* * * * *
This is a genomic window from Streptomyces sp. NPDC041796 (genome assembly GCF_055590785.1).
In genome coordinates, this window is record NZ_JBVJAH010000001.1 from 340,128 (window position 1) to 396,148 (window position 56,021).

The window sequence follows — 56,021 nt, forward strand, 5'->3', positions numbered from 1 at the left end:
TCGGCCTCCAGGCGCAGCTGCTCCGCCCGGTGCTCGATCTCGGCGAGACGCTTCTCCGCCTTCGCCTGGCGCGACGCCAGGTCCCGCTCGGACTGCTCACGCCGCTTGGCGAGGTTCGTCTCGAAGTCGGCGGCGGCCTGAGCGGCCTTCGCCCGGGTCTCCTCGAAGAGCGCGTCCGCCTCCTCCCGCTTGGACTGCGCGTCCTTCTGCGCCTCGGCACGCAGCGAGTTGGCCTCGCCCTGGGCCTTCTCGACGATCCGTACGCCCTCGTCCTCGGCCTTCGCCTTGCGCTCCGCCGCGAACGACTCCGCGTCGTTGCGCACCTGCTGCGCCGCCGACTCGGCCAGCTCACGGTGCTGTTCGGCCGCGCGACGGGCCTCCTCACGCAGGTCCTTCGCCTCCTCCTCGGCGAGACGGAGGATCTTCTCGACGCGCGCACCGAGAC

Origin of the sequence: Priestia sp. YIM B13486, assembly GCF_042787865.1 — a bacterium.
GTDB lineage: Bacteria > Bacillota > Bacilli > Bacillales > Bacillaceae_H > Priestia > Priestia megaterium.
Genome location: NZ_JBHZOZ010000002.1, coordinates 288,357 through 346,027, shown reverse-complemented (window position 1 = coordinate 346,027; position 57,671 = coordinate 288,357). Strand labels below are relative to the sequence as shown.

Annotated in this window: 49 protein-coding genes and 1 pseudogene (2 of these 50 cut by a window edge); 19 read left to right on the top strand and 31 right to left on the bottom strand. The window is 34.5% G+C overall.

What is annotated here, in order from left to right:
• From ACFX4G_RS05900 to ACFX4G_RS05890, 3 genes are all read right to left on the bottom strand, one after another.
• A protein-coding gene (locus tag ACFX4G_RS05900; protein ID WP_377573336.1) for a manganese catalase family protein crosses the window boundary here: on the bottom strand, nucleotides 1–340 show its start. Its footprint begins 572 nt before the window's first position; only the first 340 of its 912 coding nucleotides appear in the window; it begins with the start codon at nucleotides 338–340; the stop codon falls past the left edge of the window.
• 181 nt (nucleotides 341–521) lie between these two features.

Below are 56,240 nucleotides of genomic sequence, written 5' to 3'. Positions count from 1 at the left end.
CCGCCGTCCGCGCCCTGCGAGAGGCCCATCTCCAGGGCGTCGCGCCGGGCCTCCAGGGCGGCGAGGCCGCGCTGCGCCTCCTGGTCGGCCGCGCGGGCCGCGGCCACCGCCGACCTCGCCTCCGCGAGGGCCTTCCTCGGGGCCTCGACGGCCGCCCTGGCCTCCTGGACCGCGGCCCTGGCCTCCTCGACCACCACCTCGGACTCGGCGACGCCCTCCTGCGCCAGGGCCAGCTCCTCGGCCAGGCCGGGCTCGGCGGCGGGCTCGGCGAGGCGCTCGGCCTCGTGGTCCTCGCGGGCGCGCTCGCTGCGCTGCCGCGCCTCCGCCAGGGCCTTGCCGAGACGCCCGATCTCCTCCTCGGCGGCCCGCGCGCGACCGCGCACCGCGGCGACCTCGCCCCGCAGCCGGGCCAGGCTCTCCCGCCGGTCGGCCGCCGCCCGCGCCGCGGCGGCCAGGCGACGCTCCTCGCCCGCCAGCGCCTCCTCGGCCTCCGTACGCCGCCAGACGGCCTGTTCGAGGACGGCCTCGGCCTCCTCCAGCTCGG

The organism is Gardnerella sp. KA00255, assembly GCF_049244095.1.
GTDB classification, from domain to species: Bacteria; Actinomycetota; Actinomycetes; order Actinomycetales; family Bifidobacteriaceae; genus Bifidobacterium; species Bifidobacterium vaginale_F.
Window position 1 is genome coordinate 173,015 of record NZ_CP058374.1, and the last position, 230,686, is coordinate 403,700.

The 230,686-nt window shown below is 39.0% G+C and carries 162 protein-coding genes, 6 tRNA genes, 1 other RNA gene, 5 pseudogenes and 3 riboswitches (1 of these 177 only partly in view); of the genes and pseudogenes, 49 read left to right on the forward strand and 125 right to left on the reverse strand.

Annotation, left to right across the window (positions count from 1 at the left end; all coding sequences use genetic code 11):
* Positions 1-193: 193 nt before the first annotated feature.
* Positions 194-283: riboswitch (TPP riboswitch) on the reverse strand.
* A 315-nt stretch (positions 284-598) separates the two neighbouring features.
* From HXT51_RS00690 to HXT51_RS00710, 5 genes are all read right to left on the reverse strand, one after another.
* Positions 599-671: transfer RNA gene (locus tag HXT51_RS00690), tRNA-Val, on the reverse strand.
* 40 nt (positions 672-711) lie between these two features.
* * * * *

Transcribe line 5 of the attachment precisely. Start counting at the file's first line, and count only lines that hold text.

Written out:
Origin of the sequence: Priestia sp. YIM B13486, assembly GCF_042787865.1 — a bacterium.